ECtHR sentences Turkish gov’t over university students’ Kurdish language complaint

The European Court of Human Rights (ECtHR) has ruled that Turkey was wrong to suspend or expel 7 university students who requested Kurdish language classes.

According to a press release from ECtHR, In its judgement on Monday in the case Çölgeçen and Others v. Turkey (nos. 50124/07, 53082/07, 53865/07, 399/08, 776/08,1931/08, 2213/08, and 2953/08), the ECtHR has decided that there had been a violation of Article 2 of Protocol No. 1 on account of the disciplinary sanctions imposed on the applicants. As just satisfaction, the court awarded EUR 1,500 to each applicant for non-pecuniary damage.

According to ECtHR’s press release, in 2001, the applicants named as Mehmet Halit Çölgeçen, Mürsel Bek, Übeyt Salim, Yavuz Uçak, Mustafa Çalışkan, Münür Ay, Ruken Buket Işık and Ali Turğay, who are Turkish nationals of Kurdish ethnic origin who were studying at İstanbul University, requested that Kurdish language classes be introduced as an optional module. The university initiated disciplinary investigations against them and in February 2002 they were either suspended or expelled.

These disciplinary sanctions were, however, suspended a few months later pending administrative proceedings brought by the applicants. They were all thus re-enrolled in their respective faculties and allowed to sit exams they had missed. All but one of the students graduated between 2003 and 2007.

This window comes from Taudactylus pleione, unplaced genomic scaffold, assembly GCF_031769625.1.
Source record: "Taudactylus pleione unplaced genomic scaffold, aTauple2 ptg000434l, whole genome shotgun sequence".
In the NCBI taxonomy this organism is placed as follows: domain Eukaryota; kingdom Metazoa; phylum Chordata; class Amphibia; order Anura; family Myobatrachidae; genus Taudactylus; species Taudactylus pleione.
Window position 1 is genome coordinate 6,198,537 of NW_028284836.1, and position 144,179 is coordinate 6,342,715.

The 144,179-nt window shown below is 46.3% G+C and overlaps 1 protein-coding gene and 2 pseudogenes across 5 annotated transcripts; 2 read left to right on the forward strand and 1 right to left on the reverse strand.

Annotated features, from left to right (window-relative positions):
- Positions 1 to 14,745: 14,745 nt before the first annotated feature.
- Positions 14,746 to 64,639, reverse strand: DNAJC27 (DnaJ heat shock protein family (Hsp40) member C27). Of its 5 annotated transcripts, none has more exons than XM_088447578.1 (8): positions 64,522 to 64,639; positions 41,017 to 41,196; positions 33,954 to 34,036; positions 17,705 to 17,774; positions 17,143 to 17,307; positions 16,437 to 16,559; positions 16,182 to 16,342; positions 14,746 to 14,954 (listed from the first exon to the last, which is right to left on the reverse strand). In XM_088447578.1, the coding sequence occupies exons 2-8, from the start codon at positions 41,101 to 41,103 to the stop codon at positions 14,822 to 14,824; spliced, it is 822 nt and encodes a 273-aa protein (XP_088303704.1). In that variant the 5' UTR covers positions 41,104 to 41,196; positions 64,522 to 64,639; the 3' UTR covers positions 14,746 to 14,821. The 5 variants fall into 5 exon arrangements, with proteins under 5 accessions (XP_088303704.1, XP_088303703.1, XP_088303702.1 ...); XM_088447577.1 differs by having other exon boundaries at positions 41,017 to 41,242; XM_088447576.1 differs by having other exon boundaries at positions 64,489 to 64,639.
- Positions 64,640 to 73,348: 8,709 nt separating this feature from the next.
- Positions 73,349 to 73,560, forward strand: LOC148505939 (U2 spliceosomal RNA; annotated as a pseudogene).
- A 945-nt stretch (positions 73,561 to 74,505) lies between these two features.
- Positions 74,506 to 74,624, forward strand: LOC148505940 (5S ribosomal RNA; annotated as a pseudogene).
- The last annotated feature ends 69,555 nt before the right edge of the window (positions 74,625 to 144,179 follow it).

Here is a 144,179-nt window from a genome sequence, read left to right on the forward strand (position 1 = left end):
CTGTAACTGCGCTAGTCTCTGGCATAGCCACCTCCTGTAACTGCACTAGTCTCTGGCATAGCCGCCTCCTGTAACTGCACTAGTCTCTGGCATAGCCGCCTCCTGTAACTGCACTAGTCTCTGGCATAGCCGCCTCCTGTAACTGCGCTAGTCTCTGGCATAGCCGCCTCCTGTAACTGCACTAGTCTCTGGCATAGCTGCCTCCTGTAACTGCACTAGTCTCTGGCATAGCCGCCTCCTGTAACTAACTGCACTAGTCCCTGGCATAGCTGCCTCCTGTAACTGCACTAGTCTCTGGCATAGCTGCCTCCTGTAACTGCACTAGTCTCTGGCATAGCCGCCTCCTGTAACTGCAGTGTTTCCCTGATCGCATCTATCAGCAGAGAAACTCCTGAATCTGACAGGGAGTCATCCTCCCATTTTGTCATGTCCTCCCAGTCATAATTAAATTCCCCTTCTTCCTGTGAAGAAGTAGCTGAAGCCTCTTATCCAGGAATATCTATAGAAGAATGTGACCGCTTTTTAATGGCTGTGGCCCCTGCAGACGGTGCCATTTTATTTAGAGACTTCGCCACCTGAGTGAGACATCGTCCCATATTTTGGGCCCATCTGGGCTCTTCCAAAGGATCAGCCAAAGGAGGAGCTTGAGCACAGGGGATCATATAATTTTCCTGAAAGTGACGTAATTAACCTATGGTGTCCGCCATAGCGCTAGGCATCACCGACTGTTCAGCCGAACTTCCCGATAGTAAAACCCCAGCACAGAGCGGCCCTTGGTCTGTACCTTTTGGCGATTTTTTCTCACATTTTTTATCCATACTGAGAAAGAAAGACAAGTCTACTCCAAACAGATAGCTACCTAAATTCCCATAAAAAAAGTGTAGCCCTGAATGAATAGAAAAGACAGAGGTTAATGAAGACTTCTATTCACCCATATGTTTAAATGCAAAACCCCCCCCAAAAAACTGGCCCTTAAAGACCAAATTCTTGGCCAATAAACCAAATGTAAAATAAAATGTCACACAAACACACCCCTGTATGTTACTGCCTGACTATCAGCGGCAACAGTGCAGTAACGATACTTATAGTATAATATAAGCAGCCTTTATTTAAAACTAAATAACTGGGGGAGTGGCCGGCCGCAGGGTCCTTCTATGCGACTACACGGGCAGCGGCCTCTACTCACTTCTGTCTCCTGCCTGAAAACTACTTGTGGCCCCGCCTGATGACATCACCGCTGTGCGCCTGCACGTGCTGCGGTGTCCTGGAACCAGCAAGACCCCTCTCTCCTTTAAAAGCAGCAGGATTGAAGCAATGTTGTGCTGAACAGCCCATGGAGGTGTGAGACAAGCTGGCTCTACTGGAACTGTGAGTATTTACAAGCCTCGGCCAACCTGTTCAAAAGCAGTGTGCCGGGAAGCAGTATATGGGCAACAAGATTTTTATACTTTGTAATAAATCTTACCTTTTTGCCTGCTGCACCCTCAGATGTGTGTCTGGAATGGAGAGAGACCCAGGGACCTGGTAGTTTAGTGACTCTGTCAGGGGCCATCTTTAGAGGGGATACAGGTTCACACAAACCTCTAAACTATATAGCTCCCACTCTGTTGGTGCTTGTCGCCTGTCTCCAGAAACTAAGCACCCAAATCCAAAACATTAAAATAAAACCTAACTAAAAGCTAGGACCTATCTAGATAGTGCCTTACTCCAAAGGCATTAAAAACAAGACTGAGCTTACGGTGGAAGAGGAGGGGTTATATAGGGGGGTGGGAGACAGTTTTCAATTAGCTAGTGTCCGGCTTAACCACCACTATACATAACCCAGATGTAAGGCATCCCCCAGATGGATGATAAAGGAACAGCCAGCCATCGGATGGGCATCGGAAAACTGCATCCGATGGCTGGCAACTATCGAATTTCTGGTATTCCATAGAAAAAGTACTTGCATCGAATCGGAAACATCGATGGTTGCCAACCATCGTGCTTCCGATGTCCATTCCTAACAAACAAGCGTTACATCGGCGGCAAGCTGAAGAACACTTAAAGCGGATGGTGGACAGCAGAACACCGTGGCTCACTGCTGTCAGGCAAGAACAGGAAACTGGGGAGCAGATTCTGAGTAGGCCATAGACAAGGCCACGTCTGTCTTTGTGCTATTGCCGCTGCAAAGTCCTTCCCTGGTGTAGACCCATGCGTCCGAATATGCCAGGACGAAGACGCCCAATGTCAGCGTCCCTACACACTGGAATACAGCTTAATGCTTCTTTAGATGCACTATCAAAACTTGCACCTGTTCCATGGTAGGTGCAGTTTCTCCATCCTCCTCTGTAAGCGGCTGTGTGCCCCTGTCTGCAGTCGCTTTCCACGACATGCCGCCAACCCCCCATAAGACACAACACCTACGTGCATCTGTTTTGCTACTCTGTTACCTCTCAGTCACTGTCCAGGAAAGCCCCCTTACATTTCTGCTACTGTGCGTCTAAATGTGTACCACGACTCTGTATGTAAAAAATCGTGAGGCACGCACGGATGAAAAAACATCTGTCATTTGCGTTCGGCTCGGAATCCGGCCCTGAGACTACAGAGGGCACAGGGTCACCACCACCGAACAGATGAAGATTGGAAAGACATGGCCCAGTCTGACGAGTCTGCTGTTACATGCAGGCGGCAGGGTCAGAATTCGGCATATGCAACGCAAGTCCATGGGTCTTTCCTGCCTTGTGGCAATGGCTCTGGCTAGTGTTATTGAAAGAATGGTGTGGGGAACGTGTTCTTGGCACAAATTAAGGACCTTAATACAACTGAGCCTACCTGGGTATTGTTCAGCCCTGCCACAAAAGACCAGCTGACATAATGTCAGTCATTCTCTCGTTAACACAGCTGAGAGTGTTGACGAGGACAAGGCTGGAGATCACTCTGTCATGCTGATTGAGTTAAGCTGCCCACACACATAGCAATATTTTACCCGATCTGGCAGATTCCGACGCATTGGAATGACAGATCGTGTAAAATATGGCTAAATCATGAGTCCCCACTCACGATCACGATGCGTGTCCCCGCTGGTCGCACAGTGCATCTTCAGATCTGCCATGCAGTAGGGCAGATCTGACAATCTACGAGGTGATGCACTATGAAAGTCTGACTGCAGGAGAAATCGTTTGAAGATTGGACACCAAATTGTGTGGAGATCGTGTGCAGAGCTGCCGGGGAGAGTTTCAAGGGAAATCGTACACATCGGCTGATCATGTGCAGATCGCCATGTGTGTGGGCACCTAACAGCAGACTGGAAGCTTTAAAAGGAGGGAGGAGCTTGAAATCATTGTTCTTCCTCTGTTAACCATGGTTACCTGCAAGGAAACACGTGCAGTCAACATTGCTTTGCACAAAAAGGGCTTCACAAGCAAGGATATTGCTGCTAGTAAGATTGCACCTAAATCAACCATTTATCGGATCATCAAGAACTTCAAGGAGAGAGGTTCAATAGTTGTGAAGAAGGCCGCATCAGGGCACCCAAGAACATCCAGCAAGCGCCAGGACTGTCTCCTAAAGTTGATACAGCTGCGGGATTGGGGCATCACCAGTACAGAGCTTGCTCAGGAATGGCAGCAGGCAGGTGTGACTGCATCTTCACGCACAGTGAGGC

In the meantime, in December 2002 the administrative courts annulled the disciplinary sanctions against the applicants on the ground that they were unlawful. The courts found in particular that neither the views expressed in the students’ requests nor the form in which they had been conveyed warranted such sanctions. The applicants subsequently brought claims for compensation before the administrative courts, without success.

The courts notably rejected their claims because they considered that the university authorities had allowed the students to take repeat exams, thus compensating for the exams which they had been unable to sit when suspended or expelled.

Relying on Article 2 of Protocol No. 1 (right to education) read in the light of Article 10 (freedom of expression), the applicants complain that expelling or suspending them from university for requesting an optional Kurdish language course had been an exaggerated response on the part of the authorities.

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